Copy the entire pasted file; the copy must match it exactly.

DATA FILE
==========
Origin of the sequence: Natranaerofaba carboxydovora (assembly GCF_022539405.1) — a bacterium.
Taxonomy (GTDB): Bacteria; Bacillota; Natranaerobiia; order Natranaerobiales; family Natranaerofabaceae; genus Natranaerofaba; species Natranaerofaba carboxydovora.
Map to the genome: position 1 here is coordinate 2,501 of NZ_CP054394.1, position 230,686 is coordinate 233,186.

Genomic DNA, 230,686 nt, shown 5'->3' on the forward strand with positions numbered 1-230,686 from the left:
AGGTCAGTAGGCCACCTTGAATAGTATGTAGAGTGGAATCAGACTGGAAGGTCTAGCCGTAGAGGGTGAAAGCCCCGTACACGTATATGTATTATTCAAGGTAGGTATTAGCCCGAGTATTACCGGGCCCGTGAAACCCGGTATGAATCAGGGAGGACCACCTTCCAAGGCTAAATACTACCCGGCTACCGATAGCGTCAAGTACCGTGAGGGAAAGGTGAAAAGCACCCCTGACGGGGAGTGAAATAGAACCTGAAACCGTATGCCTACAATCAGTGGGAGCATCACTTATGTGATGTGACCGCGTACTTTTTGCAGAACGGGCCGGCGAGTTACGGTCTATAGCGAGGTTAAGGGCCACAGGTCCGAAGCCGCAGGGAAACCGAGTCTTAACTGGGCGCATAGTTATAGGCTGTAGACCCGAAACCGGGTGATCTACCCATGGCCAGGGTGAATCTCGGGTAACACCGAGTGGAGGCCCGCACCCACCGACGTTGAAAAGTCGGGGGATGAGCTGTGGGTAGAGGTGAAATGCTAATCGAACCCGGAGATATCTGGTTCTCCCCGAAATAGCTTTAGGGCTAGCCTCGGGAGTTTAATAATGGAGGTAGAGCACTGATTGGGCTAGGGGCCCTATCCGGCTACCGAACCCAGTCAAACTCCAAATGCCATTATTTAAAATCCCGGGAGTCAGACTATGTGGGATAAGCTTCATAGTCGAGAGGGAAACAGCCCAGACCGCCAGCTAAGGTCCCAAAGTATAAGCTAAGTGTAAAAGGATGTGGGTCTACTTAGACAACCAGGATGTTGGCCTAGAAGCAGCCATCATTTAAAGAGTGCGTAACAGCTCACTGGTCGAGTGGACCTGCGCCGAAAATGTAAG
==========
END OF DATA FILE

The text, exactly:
Origin of the sequence: Natranaerofaba carboxydovora (assembly GCF_022539405.1) — a bacterium.
Taxonomy (GTDB): Bacteria; Bacillota; Natranaerobiia; order Natranaerobiales; family Natranaerofabaceae; genus Natranaerofaba; species Natranaerofaba carboxydovora.
Map to the genome: position 1 here is coordinate 2,501 of NZ_CP054394.1, position 230,686 is coordinate 233,186.

Genomic DNA, 230,686 nt, shown 5'->3' on the forward strand with positions numbered 1-230,686 from the left:
AGGTCAGTAGGCCACCTTGAATAGTATGTAGAGTGGAATCAGACTGGAAGGTCTAGCCGTAGAGGGTGAAAGCCCCGTACACGTATATGTATTATTCAAGGTAGGTATTAGCCCGAGTATTACCGGGCCCGTGAAACCCGGTATGAATCAGGGAGGACCACCTTCCAAGGCTAAATACTACCCGGCTACCGATAGCGTCAAGTACCGTGAGGGAAAGGTGAAAAGCACCCCTGACGGGGAGTGAAATAGAACCTGAAACCGTATGCCTACAATCAGTGGGAGCATCACTTATGTGATGTGACCGCGTACTTTTTGCAGAACGGGCCGGCGAGTTACGGTCTATAGCGAGGTTAAGGGCCACAGGTCCGAAGCCGCAGGGAAACCGAGTCTTAACTGGGCGCATAGTTATAGGCTGTAGACCCGAAACCGGGTGATCTACCCATGGCCAGGGTGAATCTCGGGTAACACCGAGTGGAGGCCCGCACCCACCGACGTTGAAAAGTCGGGGGATGAGCTGTGGGTAGAGGTGAAATGCTAATCGAACCCGGAGATATCTGGTTCTCCCCGAAATAGCTTTAGGGCTAGCCTCGGGAGTTTAATAATGGAGGTAGAGCACTGATTGGGCTAGGGGCCCTATCCGGCTACCGAACCCAGTCAAACTCCAAATGCCATTATTTAAAATCCCGGGAGTCAGACTATGTGGGATAAGCTTCATAGTCGAGAGGGAAACAGCCCAGACCGCCAGCTAAGGTCCCAAAGTATAAGCTAAGTGTAAAAGGATGTGGGTCTACTTAGACAACCAGGATGTTGGCCTAGAAGCAGCCATCATTTAAAGAGTGCGTAACAGCTCACTGGTCGAGTGGACCTGCGCCGAAAATGTAAG